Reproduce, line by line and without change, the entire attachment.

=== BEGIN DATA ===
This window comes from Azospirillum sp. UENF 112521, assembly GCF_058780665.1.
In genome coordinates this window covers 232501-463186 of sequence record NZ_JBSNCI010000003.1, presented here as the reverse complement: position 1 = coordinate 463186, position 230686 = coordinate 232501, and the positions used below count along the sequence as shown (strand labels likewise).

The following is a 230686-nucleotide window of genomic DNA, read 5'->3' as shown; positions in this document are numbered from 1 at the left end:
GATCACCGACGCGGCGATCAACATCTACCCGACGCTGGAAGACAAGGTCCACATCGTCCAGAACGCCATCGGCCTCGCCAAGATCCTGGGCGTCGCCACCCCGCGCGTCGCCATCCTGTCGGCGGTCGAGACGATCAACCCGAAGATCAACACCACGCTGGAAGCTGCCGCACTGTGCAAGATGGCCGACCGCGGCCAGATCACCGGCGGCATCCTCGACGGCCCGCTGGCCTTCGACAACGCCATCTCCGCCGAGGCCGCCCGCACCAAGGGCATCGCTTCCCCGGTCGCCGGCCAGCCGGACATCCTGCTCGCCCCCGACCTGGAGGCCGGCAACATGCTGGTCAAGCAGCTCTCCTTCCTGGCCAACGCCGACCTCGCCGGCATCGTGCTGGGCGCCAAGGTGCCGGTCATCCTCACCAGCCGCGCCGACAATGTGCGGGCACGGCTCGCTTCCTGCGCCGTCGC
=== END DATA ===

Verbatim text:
This window comes from Azospirillum sp. UENF 112521, assembly GCF_058780665.1.
In genome coordinates this window covers 232501-463186 of sequence record NZ_JBSNCI010000003.1, presented here as the reverse complement: position 1 = coordinate 463186, position 230686 = coordinate 232501, and the positions used below count along the sequence as shown (strand labels likewise).

The following is a 230686-nucleotide window of genomic DNA, read 5'->3' as shown; positions in this document are numbered from 1 at the left end:
GATCACCGACGCGGCGATCAACATCTACCCGACGCTGGAAGACAAGGTCCACATCGTCCAGAACGCCATCGGCCTCGCCAAGATCCTGGGCGTCGCCACCCCGCGCGTCGCCATCCTGTCGGCGGTCGAGACGATCAACCCGAAGATCAACACCACGCTGGAAGCTGCCGCACTGTGCAAGATGGCCGACCGCGGCCAGATCACCGGCGGCATCCTCGACGGCCCGCTGGCCTTCGACAACGCCATCTCCGCCGAGGCCGCCCGCACCAAGGGCATCGCTTCCCCGGTCGCCGGCCAGCCGGACATCCTGCTCGCCCCCGACCTGGAGGCCGGCAACATGCTGGTCAAGCAGCTCTCCTTCCTGGCCAACGCCGACCTCGCCGGCATCGTGCTGGGCGCCAAGGTGCCGGTCATCCTCACCAGCCGCGCCGACAATGTGCGGGCACGGCTCGCTTCCTGCGCCGTCGC